She had a sudden memory of Spock in the volcano on Nibiru, accepting the flames that would consume him. She hadn’t understood it then. She did now.

Nyota found T’Pring in bed, chest against the pillows and ass in the air. Her pussy was on full display, swollen and drooling. She was presenting, Nyota realized, like an animal in heat. She was watching Nyota desperately over her shoulder.

Sanu, Nyota,” she pleaded.

Nyota positioned herself on her knees behind T’Pring. “What do you need, baby? Can you tell me?”

Bolau nash-veh tu svi’nash-veh!” She was almost shouting now.

“Ok, ok,” Nyota reassured. She rubbed a finger between T’Pring’s labia to get it wet before slipping it inside.

Rai!” T’Pring yelled. “Whet!”

Nyota added another finger. T’Pring reared up and slammed her hands on the mattress.

Rai! Rai!

Nyota put her other hand on the small of T’Pring’s back, trying to calm her down.

“Ok, sweetheart, ok.” She took a deep breath. This wasn’t normal sex. She didn’t have to warm T’Pring up—hell, it seemed like trying to was torturing her.

Slowly, but insistently, she pushed four fingers in. T’Pring screamed through her teeth but it was different now, less frustrated.

“Is this what you need, sweet girl?

Ha! Ha! Nyota, ri trasha’uh nash-veh, sanu, ihmfau nash-veh pabukh'es, nam-tor nash-veh kafusik na’ash'yalar t’du—

Nyota grabbed T’Pring around the chest and yanked her up against her, their hot skin sliding together.

Kroikah. Rim t’ta. Nam-tor du buhfik. Dungi-ri trasha tu, T’Pring. Worla.

T’Pring sobbed, so heavy in Nyota’s arms, so helpless. Nyota released her and T’Pring collapsed onto the bed again, clutching the sheets in her fists. Nyota shoved her fingers in and out, rubbing T’Pring’s asshole with the thumb of her other hand. But it seemed to satisfy T’Pring for only a few moments.

Whet,” she begged. “Sanu, whet!

Nyota took a deep breath and slipped her thumb into T’Pring with the rest of her hand. T’Pring moaned low and long at the stretch, but she was significantly looser than usual. Nyota had fisted her before, with much more preparation and much more muscle resistance, but now T’Pring’s body seemed to want to devour any part of Nyota it could get.

Nyota steeled herself and shoved her entire fist in, until T’Pring’s burning vagina closed around her wrist. T’Pring arched her back with a barbaric howl, rolling and rocking her hips. Nyota found a good angle and started to fist T’Pring hard, pumping and punching up into her. The slip-slide of T’Pring's pussy never went dry, and the hot slick pouring out of her was running down Nyota’s arm now, pooling in her bent elbow as she fistfucked T’Pring as hard as she could. T’Pring was wailing, spreading her legs farther and trying to get Nyota in deeper, deeper. As Nyota pounded at her internal clitoral structure, T’Pring starting coming, ejaculating more and more slick onto the bed as one orgasm after another rattled her body.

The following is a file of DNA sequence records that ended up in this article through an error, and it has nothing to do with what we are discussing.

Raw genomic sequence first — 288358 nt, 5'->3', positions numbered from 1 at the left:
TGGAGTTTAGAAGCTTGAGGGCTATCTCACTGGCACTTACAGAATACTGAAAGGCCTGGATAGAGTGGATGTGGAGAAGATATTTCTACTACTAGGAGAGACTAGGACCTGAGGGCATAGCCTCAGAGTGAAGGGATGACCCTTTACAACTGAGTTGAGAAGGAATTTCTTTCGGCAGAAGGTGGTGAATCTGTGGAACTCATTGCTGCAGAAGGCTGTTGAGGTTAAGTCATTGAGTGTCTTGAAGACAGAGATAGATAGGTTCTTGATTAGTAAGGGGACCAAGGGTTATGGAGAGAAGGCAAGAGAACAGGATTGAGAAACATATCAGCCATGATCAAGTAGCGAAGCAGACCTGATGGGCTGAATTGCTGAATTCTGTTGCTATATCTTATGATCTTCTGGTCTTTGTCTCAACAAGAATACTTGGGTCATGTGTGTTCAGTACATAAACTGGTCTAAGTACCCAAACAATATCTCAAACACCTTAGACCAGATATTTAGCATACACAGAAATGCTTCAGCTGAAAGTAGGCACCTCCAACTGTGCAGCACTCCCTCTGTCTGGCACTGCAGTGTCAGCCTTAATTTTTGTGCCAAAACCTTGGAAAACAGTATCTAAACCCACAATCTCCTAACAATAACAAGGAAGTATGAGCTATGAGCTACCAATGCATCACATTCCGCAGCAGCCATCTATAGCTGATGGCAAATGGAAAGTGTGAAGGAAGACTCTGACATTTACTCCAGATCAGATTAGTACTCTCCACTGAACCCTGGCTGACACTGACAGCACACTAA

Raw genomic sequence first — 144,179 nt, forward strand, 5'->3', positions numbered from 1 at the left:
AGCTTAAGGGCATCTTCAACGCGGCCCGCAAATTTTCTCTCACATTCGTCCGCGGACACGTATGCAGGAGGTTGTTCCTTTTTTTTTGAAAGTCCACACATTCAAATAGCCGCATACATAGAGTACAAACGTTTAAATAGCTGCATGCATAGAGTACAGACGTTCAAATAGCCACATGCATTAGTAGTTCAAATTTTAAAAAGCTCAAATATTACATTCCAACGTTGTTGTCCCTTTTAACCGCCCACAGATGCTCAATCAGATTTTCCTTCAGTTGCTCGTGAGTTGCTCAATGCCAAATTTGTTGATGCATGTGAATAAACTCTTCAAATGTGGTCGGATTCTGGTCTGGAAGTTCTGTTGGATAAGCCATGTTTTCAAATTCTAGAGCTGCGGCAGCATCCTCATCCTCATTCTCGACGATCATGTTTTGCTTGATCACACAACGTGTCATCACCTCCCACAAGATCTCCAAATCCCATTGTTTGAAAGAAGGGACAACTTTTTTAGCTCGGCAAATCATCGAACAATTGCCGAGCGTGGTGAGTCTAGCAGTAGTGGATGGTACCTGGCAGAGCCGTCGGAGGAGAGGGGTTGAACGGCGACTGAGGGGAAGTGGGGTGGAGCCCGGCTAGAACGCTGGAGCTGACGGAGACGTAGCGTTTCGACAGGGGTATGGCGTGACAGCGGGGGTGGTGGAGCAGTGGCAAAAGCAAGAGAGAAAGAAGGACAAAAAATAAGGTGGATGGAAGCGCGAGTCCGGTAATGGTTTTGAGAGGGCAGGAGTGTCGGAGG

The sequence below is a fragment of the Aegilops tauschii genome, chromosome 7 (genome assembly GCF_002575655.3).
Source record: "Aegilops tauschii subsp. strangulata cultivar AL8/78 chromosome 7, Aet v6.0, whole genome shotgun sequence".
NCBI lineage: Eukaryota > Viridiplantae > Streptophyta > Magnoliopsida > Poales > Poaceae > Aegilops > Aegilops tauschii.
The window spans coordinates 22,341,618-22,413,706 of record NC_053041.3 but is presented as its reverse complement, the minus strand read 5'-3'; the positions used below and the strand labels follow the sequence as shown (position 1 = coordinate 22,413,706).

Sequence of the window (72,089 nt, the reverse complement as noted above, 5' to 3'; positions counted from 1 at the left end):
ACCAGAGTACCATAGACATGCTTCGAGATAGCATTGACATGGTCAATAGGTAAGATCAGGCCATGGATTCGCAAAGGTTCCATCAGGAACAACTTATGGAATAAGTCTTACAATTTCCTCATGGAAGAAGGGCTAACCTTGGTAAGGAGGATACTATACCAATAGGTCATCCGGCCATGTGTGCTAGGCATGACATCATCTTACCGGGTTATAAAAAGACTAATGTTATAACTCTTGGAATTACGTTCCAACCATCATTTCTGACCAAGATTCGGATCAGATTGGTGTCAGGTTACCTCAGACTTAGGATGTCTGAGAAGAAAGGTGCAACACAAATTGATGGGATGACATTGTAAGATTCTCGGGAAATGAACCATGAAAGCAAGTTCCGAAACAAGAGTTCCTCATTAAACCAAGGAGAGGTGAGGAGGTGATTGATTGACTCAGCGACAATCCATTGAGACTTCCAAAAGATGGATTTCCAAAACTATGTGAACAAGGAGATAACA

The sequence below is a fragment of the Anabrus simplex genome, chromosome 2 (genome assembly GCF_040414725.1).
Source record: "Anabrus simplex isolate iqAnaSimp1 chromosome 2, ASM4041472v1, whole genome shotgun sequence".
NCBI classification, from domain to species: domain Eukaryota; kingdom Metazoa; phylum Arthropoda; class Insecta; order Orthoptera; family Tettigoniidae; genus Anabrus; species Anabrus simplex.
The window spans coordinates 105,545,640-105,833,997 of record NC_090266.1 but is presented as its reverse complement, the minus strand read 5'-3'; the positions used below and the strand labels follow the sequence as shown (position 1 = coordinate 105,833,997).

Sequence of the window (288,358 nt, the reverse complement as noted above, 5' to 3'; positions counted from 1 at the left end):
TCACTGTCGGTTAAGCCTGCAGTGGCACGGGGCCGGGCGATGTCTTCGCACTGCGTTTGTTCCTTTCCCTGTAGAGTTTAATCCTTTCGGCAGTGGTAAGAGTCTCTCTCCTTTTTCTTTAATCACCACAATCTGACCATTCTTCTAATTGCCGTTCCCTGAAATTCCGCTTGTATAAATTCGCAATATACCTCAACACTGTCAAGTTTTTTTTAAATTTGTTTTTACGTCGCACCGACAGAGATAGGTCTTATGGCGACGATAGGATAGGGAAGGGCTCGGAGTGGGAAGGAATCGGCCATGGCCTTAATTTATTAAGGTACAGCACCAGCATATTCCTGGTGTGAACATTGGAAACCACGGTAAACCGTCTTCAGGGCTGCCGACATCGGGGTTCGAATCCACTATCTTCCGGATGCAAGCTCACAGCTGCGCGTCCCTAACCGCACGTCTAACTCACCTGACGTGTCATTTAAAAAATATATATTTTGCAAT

“Good girl!” Nyota praised. “That’s it, come for me, come on. You can do another one, come on. Come on—good! Good girl, there you go!”

She rambled away, pretty sure T’Pring couldn’t really understand her, but hoping it was encouraging nonetheless. She kept her free hand on the small of T’Pring’s back, still rubbing firmly at her hole. She was starting to feel a little drunk, a little out-of-control, and she guessed that T’Pring was projecting unintentionally through the touch of their skin. She let the ache and the need swallow her up.

She watched her hand fucking in and out of T’Pring, then lifted her thumb so she could also see the little green furl of T’Pring’s asshole. With a groan, she leaned over and licked it, holding T’Pring’s hips in place with one hand, careful not to disturb the rhythm of her fist. T’Pring screamed into the mattress, coming all over herself yet again. Nyota dipped her tongue past T’Pring’s flexing muscles, enjoying the sensation of T’Pring clenching around it.

She alternated between fucking her tongue in and out and withdrawing it to lick warm, broad stripes. T’Pring’s pussy contracted around her hand in arrhythmic waves as she wailed into the pillow.

She had to abandon T’Pring’s asshole when she rose up onto her hands and knees with a particularly pathetic shout and started fucking herself back on Nyota’s arm. Suddenly Nyota had to hold the center of a squirming, desperate Vulcan, trying to push her over the edge of more orgasms without being pushed off the bed in return.